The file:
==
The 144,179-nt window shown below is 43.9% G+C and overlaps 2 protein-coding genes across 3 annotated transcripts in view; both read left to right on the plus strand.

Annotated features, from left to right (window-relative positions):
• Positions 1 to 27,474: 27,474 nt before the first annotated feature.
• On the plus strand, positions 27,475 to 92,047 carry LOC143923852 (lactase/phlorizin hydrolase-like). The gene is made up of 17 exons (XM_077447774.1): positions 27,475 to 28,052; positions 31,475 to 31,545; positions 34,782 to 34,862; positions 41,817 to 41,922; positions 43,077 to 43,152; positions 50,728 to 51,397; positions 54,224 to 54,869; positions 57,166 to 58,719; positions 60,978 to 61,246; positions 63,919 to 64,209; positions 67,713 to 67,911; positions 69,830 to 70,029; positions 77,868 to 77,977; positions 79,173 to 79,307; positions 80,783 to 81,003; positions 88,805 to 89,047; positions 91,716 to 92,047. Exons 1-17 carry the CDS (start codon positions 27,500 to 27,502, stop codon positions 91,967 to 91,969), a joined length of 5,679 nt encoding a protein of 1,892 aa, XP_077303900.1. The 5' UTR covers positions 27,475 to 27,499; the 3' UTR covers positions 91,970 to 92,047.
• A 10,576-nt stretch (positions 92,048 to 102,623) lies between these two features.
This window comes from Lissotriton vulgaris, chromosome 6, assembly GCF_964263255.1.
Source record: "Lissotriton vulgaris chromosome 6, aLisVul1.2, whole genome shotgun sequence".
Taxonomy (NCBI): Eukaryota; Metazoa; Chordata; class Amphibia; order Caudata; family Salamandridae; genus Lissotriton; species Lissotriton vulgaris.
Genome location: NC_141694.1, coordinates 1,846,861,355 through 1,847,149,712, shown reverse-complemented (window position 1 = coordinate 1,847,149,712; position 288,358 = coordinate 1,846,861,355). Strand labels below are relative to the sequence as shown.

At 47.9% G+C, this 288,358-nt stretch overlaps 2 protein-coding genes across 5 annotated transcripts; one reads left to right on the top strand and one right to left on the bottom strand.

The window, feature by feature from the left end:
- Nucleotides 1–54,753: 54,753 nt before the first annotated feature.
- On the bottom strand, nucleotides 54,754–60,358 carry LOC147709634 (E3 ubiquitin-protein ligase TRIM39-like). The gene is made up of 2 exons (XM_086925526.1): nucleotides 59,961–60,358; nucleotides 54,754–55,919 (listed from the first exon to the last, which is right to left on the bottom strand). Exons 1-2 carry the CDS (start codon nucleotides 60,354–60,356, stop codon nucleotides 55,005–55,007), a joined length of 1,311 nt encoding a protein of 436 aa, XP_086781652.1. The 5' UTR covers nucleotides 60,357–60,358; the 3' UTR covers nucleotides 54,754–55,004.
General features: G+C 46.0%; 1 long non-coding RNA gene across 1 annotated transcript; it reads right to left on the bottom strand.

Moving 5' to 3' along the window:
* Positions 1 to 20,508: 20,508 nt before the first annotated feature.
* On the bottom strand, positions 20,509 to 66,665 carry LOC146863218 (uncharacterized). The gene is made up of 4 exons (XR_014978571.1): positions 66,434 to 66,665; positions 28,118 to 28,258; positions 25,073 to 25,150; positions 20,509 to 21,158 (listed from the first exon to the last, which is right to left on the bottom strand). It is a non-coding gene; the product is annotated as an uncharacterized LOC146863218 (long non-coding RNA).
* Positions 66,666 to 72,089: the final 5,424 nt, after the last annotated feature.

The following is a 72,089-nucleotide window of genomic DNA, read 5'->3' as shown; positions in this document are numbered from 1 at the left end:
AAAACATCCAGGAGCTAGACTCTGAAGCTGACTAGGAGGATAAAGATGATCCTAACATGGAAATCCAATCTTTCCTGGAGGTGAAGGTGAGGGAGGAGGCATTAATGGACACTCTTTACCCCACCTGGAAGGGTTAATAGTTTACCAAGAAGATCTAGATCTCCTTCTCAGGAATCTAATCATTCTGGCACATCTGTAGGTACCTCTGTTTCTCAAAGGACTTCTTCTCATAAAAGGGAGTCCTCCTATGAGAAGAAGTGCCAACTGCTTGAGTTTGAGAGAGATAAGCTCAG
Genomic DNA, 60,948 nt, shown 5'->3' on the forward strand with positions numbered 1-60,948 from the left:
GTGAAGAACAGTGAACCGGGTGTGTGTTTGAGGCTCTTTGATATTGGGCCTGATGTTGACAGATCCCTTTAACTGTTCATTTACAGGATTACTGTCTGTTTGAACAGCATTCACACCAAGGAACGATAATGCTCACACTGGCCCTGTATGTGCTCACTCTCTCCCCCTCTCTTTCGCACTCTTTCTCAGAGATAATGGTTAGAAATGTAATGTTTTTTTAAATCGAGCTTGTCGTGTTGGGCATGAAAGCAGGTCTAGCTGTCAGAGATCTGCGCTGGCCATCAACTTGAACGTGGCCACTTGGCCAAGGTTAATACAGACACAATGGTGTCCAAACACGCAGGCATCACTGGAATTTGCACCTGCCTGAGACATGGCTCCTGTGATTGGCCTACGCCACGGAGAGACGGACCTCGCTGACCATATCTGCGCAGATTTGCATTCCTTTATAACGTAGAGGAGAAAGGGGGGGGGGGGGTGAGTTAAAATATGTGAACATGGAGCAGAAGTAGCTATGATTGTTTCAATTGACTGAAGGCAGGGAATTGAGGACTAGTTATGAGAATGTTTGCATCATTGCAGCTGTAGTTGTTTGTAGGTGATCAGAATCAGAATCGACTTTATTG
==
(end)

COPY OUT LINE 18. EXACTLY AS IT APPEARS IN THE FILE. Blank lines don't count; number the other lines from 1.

* Positions 66,666 to 72,089: the final 5,424 nt, after the last annotated feature.